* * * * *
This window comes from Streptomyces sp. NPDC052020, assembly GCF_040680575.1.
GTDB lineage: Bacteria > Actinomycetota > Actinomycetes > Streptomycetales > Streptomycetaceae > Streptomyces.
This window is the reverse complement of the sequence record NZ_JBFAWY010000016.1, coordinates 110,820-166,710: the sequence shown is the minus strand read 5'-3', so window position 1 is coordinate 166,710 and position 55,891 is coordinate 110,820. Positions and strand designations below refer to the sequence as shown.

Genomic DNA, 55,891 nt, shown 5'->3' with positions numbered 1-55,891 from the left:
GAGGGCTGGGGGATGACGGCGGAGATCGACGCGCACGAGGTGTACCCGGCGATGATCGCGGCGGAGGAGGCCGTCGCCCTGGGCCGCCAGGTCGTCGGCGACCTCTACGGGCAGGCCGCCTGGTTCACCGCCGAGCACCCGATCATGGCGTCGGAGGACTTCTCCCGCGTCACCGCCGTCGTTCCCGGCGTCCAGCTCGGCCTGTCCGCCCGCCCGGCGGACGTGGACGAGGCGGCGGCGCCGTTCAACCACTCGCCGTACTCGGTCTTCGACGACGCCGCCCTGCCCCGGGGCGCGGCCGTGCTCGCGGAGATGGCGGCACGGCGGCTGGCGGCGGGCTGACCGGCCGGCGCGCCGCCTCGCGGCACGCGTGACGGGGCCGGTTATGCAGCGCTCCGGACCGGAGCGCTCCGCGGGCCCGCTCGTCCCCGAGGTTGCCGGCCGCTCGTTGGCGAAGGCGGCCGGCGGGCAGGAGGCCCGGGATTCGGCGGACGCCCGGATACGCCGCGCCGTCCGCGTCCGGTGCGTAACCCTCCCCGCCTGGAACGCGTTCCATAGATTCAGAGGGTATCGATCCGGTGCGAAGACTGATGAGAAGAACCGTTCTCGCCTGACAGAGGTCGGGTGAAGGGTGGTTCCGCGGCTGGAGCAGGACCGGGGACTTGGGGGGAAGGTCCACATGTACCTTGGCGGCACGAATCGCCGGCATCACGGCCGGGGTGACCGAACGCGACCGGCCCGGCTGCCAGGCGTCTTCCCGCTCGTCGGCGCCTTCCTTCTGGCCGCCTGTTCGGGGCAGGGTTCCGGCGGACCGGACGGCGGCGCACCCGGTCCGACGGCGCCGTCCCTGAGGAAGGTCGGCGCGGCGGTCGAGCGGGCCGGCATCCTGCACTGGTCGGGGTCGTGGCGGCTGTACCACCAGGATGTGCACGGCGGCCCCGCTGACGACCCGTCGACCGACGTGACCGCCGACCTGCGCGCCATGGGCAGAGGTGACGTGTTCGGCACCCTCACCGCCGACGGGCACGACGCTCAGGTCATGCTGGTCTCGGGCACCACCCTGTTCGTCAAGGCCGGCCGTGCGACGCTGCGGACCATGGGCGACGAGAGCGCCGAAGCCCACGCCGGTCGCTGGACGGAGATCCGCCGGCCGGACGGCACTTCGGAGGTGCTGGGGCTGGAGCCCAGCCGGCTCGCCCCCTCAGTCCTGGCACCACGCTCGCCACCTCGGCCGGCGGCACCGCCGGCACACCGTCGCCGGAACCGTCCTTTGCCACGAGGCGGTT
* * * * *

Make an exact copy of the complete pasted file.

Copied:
This window comes from Streptomyces sp. NPDC052020, assembly GCF_040680575.1.
GTDB lineage: Bacteria > Actinomycetota > Actinomycetes > Streptomycetales > Streptomycetaceae > Streptomyces.
This window is the reverse complement of the sequence record NZ_JBFAWY010000016.1, coordinates 110,820-166,710: the sequence shown is the minus strand read 5'-3', so window position 1 is coordinate 166,710 and position 55,891 is coordinate 110,820. Positions and strand designations below refer to the sequence as shown.

Genomic DNA, 55,891 nt, shown 5'->3' with positions numbered 1-55,891 from the left:
GAGGGCTGGGGGATGACGGCGGAGATCGACGCGCACGAGGTGTACCCGGCGATGATCGCGGCGGAGGAGGCCGTCGCCCTGGGCCGCCAGGTCGTCGGCGACCTCTACGGGCAGGCCGCCTGGTTCACCGCCGAGCACCCGATCATGGCGTCGGAGGACTTCTCCCGCGTCACCGCCGTCGTTCCCGGCGTCCAGCTCGGCCTGTCCGCCCGCCCGGCGGACGTGGACGAGGCGGCGGCGCCGTTCAACCACTCGCCGTACTCGGTCTTCGACGACGCCGCCCTGCCCCGGGGCGCGGCCGTGCTCGCGGAGATGGCGGCACGGCGGCTGGCGGCGGGCTGACCGGCCGGCGCGCCGCCTCGCGGCACGCGTGACGGGGCCGGTTATGCAGCGCTCCGGACCGGAGCGCTCCGCGGGCCCGCTCGTCCCCGAGGTTGCCGGCCGCTCGTTGGCGAAGGCGGCCGGCGGGCAGGAGGCCCGGGATTCGGCGGACGCCCGGATACGCCGCGCCGTCCGCGTCCGGTGCGTAACCCTCCCCGCCTGGAACGCGTTCCATAGATTCAGAGGGTATCGATCCGGTGCGAAGACTGATGAGAAGAACCGTTCTCGCCTGACAGAGGTCGGGTGAAGGGTGGTTCCGCGGCTGGAGCAGGACCGGGGACTTGGGGGGAAGGTCCACATGTACCTTGGCGGCACGAATCGCCGGCATCACGGCCGGGGTGACCGAACGCGACCGGCCCGGCTGCCAGGCGTCTTCCCGCTCGTCGGCGCCTTCCTTCTGGCCGCCTGTTCGGGGCAGGGTTCCGGCGGACCGGACGGCGGCGCACCCGGTCCGACGGCGCCGTCCCTGAGGAAGGTCGGCGCGGCGGTCGAGCGGGCCGGCATCCTGCACTGGTCGGGGTCGTGGCGGCTGTACCACCAGGATGTGCACGGCGGCCCCGCTGACGACCCGTCGACCGACGTGACCGCCGACCTGCGCGCCATGGGCAGAGGTGACGTGTTCGGCACCCTCACCGCCGACGGGCACGACGCTCAGGTCATGCTGGTCTCGGGCACCACCCTGTTCGTCAAGGCCGGCCGTGCGACGCTGCGGACCATGGGCGACGAGAGCGCCGAAGCCCACGCCGGTCGCTGGACGGAGATCCGCCGGCCGGACGGCACTTCGGAGGTGCTGGGGCTGGAGCCCAGCCGGCTCGCCCCCTCAGTCCTGGCACCACGCTCGCCACCTCGGCCGGCGGCACCGCCGGCACACCGTCGCCGGAACCGTCCTTTGCCACGAGGCGGTT